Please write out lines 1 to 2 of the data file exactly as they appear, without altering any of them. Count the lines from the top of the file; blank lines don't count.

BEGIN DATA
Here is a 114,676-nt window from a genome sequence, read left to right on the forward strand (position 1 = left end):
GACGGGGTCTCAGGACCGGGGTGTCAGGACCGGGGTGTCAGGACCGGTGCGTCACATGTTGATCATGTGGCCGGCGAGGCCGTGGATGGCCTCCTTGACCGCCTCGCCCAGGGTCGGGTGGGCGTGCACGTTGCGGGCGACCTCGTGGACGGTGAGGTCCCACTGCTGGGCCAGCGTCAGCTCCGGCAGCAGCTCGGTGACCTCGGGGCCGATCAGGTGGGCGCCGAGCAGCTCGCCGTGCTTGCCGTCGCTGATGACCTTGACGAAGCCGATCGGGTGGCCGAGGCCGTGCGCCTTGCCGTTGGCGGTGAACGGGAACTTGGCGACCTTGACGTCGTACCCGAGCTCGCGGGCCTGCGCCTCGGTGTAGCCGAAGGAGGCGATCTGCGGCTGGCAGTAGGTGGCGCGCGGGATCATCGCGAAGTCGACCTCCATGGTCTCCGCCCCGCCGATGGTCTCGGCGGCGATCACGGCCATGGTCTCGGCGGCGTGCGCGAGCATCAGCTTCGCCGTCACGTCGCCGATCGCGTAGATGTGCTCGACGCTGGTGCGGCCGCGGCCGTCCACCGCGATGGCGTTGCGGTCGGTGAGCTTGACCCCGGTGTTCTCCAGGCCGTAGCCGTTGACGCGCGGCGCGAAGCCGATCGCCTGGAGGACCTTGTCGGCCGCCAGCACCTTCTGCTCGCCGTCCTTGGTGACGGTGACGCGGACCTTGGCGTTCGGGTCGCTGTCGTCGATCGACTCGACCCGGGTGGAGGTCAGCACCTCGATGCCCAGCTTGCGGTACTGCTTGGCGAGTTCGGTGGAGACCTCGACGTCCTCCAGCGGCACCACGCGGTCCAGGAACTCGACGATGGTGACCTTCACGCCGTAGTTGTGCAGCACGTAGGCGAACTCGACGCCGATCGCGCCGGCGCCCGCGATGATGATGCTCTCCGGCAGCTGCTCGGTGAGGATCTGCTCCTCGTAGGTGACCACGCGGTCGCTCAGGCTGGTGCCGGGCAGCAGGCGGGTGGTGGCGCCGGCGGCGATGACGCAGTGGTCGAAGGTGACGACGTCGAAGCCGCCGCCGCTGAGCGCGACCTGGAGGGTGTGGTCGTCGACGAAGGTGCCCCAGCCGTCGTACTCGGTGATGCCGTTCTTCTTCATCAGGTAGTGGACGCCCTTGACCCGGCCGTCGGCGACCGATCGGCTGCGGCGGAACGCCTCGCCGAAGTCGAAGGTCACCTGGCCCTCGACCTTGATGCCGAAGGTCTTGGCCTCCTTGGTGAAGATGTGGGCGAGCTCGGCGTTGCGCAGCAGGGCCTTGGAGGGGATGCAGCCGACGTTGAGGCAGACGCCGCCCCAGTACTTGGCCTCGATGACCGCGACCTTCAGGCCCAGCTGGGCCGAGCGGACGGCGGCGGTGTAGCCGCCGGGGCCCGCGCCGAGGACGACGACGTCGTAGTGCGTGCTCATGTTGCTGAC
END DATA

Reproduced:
Here is a 114,676-nt window from a genome sequence, read left to right on the forward strand (position 1 = left end):
GACGGGGTCTCAGGACCGGGGTGTCAGGACCGGGGTGTCAGGACCGGTGCGTCACATGTTGATCATGTGGCCGGCGAGGCCGTGGATGGCCTCCTTGACCGCCTCGCCCAGGGTCGGGTGGGCGTGCACGTTGCGGGCGACCTCGTGGACGGTGAGGTCCCACTGCTGGGCCAGCGTCAGCTCCGGCAGCAGCTCGGTGACCTCGGGGCCGATCAGGTGGGCGCCGAGCAGCTCGCCGTGCTTGCCGTCGCTGATGACCTTGACGAAGCCGATCGGGTGGCCGAGGCCGTGCGCCTTGCCGTTGGCGGTGAACGGGAACTTGGCGACCTTGACGTCGTACCCGAGCTCGCGGGCCTGCGCCTCGGTGTAGCCGAAGGAGGCGATCTGCGGCTGGCAGTAGGTGGCGCGCGGGATCATCGCGAAGTCGACCTCCATGGTCTCCGCCCCGCCGATGGTCTCGGCGGCGATCACGGCCATGGTCTCGGCGGCGTGCGCGAGCATCAGCTTCGCCGTCACGTCGCCGATCGCGTAGATGTGCTCGACGCTGGTGCGGCCGCGGCCGTCCACCGCGATGGCGTTGCGGTCGGTGAGCTTGACCCCGGTGTTCTCCAGGCCGTAGCCGTTGACGCGCGGCGCGAAGCCGATCGCCTGGAGGACCTTGTCGGCCGCCAGCACCTTCTGCTCGCCGTCCTTGGTGACGGTGACGCGGACCTTGGCGTTCGGGTCGCTGTCGTCGATCGACTCGACCCGGGTGGAGGTCAGCACCTCGATGCCCAGCTTGCGGTACTGCTTGGCGAGTTCGGTGGAGACCTCGACGTCCTCCAGCGGCACCACGCGGTCCAGGAACTCGACGATGGTGACCTTCACGCCGTAGTTGTGCAGCACGTAGGCGAACTCGACGCCGATCGCGCCGGCGCCCGCGATGATGATGCTCTCCGGCAGCTGCTCGGTGAGGATCTGCTCCTCGTAGGTGACCACGCGGTCGCTCAGGCTGGTGCCGGGCAGCAGGCGGGTGGTGGCGCCGGCGGCGATGACGCAGTGGTCGAAGGTGACGACGTCGAAGCCGCCGCCGCTGAGCGCGACCTGGAGGGTGTGGTCGTCGACGAAGGTGCCCCAGCCGTCGTACTCGGTGATGCCGTTCTTCTTCATCAGGTAGTGGACGCCCTTGACCCGGCCGTCGGCGACCGATCGGCTGCGGCGGAACGCCTCGCCGAAGTCGAAGGTCACCTGGCCCTCGACCTTGATGCCGAAGGTCTTGGCCTCCTTGGTGAAGATGTGGGCGAGCTCGGCGTTGCGCAGCAGGGCCTTGGAGGGGATGCAGCCGACGTTGAGGCAGACGCCGCCCCAGTACTTGGCCTCGATGACCGCGACCTTCAGGCCCAGCTGGGCCGAGCGGACGGCGGCGGTGTAGCCGCCGGGGCCCGCGCCGAGGACGACGACGTCGTAGTGCGTGCTCATGTTGCTGAC